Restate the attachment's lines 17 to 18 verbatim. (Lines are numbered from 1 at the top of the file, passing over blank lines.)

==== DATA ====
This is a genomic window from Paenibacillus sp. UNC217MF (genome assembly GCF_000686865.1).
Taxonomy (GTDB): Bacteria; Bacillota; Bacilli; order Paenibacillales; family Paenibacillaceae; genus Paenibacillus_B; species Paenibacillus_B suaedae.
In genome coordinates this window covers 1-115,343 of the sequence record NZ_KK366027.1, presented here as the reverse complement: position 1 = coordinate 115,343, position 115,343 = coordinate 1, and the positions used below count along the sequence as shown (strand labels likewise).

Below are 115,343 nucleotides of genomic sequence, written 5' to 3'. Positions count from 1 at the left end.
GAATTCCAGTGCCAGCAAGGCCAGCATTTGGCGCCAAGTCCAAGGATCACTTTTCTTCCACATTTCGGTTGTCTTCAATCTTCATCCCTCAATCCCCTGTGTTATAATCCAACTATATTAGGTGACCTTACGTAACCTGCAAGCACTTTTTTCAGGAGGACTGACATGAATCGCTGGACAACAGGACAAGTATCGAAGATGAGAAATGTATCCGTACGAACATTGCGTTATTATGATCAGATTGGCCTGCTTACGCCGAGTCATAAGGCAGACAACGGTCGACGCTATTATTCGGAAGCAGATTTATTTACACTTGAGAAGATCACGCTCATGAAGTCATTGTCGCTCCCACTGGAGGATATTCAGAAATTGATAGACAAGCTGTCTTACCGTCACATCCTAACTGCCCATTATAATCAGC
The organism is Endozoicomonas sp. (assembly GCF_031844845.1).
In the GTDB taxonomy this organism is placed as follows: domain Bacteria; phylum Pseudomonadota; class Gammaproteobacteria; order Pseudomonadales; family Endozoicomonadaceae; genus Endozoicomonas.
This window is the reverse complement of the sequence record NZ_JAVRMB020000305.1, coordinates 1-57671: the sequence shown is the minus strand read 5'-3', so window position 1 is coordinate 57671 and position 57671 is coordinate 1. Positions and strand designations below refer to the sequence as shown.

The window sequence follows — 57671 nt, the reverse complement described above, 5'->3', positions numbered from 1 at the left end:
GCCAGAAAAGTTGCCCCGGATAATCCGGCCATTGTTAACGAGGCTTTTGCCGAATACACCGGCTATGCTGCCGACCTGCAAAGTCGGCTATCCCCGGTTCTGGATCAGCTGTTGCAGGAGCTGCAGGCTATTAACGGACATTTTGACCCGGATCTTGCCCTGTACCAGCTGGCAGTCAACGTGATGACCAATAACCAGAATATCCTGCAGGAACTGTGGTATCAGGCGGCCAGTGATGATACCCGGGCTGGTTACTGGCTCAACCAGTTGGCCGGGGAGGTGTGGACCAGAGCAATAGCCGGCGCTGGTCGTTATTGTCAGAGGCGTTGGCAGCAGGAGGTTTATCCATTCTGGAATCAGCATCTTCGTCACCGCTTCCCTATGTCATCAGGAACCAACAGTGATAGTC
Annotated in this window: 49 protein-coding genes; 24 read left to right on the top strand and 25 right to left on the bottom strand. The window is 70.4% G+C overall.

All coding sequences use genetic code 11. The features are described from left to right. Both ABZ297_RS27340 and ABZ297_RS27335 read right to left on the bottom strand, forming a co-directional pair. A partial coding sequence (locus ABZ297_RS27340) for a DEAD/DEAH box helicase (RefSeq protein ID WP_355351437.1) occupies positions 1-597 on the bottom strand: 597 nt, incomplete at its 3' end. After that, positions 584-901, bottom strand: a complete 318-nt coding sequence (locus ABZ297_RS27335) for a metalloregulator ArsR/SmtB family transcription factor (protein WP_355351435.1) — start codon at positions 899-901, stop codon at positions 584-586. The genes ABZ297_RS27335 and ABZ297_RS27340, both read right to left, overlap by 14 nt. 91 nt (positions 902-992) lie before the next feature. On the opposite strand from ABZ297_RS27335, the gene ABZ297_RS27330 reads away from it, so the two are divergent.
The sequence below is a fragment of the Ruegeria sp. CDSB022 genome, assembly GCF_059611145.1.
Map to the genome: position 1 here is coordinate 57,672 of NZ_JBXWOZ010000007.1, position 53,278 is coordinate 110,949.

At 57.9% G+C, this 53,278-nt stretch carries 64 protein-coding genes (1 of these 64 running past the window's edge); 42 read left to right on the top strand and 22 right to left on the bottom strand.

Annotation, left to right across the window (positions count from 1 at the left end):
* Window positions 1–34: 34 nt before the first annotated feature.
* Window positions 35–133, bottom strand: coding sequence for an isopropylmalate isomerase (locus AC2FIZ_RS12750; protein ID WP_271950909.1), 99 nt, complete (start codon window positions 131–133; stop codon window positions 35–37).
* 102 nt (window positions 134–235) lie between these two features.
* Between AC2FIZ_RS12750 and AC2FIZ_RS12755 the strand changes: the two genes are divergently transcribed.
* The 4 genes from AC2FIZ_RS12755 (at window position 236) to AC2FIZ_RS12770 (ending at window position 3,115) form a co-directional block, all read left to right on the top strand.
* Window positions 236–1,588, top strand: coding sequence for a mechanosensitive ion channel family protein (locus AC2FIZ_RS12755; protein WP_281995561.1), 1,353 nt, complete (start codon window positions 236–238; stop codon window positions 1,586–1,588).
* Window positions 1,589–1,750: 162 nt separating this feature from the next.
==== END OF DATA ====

* Window positions 1–34: 34 nt before the first annotated feature.
* Window positions 35–133, bottom strand: coding sequence for an isopropylmalate isomerase (locus AC2FIZ_RS12750; protein ID WP_271950909.1), 99 nt, complete (start codon window positions 131–133; stop codon window positions 35–37).